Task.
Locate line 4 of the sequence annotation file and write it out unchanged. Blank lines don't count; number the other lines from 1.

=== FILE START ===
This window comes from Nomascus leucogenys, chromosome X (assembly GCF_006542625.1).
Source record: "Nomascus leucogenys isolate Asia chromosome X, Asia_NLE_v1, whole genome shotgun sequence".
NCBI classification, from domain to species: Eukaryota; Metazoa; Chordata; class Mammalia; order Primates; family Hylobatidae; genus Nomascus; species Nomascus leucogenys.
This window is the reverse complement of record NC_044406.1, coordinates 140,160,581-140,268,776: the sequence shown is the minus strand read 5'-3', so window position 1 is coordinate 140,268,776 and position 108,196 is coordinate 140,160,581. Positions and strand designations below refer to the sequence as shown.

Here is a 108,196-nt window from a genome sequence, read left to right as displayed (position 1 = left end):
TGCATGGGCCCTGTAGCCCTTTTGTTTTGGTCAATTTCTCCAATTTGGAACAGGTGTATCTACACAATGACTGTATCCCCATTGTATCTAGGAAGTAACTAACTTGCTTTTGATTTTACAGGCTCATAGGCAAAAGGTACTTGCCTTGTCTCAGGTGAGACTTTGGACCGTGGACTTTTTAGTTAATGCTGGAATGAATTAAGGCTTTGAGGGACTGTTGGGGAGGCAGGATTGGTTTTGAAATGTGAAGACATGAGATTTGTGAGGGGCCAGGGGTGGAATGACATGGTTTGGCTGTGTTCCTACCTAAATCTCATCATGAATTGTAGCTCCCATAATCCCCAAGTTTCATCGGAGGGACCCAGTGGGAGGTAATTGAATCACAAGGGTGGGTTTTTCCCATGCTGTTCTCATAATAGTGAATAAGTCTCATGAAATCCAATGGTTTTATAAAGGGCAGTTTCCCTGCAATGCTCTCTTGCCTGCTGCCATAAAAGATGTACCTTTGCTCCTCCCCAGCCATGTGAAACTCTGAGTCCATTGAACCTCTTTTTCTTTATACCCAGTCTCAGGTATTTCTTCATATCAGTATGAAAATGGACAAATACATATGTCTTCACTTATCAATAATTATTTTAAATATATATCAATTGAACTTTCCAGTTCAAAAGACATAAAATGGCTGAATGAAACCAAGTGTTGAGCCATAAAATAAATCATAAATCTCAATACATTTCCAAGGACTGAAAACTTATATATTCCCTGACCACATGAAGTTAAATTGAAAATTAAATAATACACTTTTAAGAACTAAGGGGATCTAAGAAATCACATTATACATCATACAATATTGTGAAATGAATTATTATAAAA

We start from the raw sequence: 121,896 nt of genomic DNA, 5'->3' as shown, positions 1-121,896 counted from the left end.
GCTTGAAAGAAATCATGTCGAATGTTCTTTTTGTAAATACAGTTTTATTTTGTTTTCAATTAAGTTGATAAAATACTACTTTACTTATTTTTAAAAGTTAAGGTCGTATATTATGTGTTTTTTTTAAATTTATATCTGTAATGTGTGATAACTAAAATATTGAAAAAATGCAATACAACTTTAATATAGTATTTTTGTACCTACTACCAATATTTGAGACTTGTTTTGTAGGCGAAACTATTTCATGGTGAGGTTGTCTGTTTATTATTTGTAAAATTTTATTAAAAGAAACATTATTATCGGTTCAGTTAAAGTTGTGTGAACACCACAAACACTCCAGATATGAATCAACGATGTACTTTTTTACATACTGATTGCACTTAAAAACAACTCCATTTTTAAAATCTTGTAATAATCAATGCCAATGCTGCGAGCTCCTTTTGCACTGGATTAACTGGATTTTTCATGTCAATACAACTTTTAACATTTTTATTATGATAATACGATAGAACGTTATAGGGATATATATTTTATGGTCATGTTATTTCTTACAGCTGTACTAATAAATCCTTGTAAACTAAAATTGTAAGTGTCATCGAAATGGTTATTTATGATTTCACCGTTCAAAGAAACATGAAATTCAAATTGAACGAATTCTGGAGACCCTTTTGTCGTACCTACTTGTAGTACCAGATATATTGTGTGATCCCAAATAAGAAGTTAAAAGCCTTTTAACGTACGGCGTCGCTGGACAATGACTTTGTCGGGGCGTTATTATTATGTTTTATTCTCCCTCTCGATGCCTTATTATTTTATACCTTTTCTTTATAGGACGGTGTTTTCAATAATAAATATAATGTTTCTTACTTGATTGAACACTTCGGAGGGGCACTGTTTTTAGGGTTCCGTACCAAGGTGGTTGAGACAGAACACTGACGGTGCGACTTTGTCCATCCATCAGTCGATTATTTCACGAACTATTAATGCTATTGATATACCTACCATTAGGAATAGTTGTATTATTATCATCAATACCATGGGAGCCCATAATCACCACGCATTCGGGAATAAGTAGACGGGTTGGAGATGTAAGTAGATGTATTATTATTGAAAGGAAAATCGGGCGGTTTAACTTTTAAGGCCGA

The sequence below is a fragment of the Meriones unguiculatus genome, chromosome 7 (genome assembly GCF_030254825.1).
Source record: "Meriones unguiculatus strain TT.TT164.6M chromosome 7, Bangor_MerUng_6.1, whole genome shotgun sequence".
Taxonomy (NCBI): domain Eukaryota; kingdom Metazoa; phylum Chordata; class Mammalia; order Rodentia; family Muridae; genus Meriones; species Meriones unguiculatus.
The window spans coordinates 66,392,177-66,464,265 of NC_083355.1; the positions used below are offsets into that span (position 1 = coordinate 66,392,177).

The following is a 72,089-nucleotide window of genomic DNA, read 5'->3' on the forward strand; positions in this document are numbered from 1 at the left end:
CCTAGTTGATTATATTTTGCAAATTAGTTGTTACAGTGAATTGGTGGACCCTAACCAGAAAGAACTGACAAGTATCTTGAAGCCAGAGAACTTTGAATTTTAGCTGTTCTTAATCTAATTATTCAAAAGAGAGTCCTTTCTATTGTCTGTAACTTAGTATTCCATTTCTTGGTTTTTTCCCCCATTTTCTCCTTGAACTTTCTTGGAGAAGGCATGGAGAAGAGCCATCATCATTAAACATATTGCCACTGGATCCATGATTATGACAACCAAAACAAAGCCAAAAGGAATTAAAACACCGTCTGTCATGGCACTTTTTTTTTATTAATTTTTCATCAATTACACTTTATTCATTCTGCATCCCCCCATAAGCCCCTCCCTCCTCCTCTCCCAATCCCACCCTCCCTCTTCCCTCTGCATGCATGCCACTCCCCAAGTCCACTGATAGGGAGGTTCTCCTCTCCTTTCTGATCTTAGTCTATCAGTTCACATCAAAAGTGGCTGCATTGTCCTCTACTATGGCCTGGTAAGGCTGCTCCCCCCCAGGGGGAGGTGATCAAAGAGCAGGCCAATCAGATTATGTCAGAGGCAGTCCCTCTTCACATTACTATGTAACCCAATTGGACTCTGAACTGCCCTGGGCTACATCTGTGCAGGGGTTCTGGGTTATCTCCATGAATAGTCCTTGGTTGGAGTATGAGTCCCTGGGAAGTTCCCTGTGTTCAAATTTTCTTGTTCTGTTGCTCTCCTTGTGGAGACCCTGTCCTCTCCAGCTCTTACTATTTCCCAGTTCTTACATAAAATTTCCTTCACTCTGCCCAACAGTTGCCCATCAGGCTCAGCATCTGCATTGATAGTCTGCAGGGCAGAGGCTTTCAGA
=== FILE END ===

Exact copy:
This window is the reverse complement of record NC_044406.1, coordinates 140,160,581-140,268,776: the sequence shown is the minus strand read 5'-3', so window position 1 is coordinate 140,268,776 and position 108,196 is coordinate 140,160,581. Positions and strand designations below refer to the sequence as shown.